For business banking, check out our guide on the best banks for small businesses.

If you need to build your S corp credit, read our guide on how to build business credit and get a business credit card through Divvy.

Recommended: You’ve worked hard and deserve a break! If you make at least $20,000 in distributions, let ZenBusiness start your S corp, so you can focus on your business.

Interior Decorator Business Information

Interior decorators are consultants who help their clients find the right style, furniture, and whatever else they may need to bring their vision for their rooms and indoor spaces to life. They pride themselves on bringing rooms together with the right lighting, decorations, and other details — whether it’s in a home or business. 

While it’s possible to succeed in this field anywhere, most interior decorators work in or near big cities because these areas have a larger potential client pool. Nearly 140,000 interior design and decorating businesses operate within the United States based on data from January 2023.

Why Most Interior Decorator Businesses Should Have a Legal Business Entity

The main reason you should register your interior decorating business as a legal business entity is that it’ll protect your employees from liability if someone ever takes legal action against your business. 

For example, let’s say you and another employee accidentally drop a shelf and damage a client’s vintage vehicle while bringing them some samples to review. The client sues you over the damages because no one makes replacement parts for the vehicle. While this client can sue your business, they can’t sue you as an individual thus protecting your personal assets.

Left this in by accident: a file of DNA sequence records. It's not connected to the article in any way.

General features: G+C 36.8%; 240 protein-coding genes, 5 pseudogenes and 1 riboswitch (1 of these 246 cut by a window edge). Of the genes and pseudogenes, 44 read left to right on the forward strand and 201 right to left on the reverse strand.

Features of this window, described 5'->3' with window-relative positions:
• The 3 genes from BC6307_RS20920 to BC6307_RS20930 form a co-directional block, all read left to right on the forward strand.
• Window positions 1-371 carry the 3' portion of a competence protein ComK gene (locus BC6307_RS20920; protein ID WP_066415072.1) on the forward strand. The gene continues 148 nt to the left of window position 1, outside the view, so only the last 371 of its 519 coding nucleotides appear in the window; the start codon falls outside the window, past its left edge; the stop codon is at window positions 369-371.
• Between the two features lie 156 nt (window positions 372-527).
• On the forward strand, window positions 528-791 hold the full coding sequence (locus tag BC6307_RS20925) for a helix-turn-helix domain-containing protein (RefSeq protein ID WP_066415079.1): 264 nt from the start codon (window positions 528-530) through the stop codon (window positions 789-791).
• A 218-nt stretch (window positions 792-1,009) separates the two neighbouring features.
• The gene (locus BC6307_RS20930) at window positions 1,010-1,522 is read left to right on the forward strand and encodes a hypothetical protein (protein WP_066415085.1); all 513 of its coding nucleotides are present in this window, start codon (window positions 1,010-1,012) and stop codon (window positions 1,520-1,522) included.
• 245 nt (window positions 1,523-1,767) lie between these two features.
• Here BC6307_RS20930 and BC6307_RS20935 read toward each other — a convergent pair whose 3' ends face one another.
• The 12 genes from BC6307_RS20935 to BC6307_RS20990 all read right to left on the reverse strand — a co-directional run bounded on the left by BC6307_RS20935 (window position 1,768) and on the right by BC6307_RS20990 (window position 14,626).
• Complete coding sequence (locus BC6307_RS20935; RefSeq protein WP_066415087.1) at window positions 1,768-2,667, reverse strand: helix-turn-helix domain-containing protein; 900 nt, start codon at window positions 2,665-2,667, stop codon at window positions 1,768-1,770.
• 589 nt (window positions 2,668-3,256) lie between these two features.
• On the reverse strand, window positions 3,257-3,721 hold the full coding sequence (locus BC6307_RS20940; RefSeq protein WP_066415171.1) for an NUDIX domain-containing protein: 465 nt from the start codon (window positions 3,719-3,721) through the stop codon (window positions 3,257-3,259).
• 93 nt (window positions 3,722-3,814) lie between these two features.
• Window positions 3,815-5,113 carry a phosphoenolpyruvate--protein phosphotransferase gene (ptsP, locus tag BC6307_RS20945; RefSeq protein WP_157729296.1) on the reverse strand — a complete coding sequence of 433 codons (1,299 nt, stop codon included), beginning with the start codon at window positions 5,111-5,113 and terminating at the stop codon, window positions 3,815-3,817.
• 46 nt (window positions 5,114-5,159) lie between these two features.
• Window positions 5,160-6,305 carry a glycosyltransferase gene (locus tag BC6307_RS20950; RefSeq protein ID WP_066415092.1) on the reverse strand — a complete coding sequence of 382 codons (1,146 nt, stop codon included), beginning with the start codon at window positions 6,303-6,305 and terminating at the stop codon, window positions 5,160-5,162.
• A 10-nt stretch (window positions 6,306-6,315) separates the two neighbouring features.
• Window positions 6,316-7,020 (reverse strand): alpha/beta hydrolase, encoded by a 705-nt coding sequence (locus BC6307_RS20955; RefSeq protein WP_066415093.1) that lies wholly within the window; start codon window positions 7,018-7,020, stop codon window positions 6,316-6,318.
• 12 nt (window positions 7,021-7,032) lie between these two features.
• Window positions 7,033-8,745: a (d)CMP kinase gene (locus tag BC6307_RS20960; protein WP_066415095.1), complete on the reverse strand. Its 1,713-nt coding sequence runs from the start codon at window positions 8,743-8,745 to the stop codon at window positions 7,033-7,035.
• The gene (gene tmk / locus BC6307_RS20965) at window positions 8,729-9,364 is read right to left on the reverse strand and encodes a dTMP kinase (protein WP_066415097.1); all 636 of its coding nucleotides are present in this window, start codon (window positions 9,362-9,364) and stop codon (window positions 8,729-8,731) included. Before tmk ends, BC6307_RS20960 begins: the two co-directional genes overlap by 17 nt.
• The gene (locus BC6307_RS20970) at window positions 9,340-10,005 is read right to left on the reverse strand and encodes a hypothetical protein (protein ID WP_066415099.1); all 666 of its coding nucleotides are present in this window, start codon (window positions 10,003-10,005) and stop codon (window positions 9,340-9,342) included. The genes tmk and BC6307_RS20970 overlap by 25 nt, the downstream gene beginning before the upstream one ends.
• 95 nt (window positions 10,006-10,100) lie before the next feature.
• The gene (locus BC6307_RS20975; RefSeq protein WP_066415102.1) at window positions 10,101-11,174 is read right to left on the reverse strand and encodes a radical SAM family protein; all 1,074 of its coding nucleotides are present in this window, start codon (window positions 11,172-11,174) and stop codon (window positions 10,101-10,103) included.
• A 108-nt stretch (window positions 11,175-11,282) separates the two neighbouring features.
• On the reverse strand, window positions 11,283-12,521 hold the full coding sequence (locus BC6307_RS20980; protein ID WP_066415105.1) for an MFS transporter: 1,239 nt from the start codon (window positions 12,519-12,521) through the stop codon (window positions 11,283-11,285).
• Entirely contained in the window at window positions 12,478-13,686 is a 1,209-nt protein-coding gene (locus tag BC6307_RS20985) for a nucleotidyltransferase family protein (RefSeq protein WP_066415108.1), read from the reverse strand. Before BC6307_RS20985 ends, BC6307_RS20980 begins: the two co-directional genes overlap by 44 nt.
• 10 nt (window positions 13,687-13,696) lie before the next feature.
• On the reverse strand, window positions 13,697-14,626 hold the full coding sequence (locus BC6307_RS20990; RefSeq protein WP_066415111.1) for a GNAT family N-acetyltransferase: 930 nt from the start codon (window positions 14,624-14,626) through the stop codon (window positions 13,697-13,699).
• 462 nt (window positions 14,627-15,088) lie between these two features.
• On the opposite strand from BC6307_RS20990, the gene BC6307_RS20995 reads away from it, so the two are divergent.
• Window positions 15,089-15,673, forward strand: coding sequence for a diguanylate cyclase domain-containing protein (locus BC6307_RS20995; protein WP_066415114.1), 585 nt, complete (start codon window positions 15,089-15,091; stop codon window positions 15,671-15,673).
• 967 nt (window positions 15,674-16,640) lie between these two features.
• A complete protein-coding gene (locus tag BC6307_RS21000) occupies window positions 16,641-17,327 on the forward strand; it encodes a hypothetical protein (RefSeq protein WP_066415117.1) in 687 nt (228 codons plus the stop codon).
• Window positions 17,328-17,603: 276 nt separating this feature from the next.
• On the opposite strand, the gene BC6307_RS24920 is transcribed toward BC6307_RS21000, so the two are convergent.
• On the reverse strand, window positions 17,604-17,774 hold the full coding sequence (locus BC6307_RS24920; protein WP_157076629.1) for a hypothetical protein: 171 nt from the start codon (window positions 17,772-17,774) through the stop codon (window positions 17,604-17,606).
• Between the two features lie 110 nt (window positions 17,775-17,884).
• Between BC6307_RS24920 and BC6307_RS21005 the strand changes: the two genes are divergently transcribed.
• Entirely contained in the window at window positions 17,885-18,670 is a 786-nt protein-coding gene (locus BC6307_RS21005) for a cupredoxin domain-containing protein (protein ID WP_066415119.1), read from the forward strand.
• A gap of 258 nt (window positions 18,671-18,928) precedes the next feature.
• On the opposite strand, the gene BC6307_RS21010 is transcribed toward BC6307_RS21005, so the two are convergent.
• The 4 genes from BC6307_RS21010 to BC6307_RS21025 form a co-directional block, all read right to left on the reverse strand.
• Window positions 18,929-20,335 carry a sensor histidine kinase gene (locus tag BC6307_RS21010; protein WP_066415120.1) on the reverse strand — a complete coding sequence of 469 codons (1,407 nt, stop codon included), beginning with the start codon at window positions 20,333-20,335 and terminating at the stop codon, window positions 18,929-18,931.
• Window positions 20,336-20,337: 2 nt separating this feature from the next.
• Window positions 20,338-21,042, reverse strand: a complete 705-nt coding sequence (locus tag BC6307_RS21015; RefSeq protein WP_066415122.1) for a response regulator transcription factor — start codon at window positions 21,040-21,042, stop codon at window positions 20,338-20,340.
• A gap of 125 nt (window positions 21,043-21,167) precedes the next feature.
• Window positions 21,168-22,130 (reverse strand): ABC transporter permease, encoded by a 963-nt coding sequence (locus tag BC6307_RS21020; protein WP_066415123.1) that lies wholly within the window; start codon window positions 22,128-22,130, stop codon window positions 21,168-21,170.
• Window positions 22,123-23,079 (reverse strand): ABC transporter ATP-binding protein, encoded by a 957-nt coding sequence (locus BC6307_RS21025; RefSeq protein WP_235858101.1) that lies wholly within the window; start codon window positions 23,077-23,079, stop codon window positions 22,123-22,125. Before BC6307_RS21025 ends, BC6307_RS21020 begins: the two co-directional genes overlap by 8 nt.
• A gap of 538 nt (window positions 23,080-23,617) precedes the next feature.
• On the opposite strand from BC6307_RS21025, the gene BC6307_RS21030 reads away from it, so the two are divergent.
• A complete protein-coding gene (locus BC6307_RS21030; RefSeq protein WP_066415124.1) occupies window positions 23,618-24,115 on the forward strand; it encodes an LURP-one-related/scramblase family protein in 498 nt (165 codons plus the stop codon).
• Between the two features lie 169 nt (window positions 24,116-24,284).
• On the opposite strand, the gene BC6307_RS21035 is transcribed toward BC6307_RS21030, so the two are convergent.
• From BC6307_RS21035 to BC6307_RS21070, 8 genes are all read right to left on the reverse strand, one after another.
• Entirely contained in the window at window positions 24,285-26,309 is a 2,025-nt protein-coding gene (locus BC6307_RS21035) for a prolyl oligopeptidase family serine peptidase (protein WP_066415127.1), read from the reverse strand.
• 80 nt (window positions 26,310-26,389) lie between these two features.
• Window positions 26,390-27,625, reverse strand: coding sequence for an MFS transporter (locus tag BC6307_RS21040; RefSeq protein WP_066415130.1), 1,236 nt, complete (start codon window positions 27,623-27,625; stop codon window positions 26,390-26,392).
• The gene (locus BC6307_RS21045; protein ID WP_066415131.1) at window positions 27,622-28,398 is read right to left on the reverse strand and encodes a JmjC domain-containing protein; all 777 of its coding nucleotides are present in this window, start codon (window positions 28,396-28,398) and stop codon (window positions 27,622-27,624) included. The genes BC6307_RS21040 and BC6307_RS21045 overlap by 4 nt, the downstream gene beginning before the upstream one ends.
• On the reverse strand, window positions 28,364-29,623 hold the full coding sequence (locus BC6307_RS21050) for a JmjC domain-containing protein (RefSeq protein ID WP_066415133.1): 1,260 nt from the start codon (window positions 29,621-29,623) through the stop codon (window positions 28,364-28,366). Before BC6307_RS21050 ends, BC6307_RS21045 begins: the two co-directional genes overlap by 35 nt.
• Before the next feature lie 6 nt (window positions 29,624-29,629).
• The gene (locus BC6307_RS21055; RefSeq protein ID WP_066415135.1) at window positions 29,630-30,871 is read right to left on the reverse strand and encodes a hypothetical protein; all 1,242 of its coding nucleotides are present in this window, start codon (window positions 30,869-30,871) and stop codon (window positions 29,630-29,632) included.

Legal business entities also enjoy greater legitimacy. Having a formal business structure will make your business seem more legitimate, which will make potential clients more likely to hire you.

Is an S Corp Right for My Interior Decorator Business?

You should consider several factors before deciding to elect S corp status for your business. Think about the requirements listed below as compared to how your business currently operates as well as the long-term goals you have for your interior decorating firm.

First, an S corp must run payroll for all of its employees. This includes businesses in which the owner is the only employee. Businesses with multiple employees likely already run payroll so this won’t be a large concern. Smaller businesses, on the other hand, may find this expense more than they’re ready to pay and might make S corp tax advantages appear less appealing.

The IRS also limits S corps to a maximum of 100 shareholders. The number of shareholders a business has will vary based on its circumstances, and your business may fall well below this limit. But, a C corp will be a better fit for your interior decorating business than an S corp if you plan to grow your shareholders beyond 100.

Per the IRS, S corp owners must take a distribution of their business’s profits in addition to their reasonable salary. To fully benefit from the tax advantages of S corp status, you’ll need to take $10,000 or more. Electing S corp status won’t suit those who’d prefer to reinvest that money back into their business. But, if you have no issues taking this amount of money and also meet the other requirements, you should look into electing S corp status for your business.

Interior Decorator S Corporation Examples

Not all interior decorating businesses will benefit from S corp status. Here are two examples to help illustrate which types of interior decorators should elect this tax designation.

Scenario 1: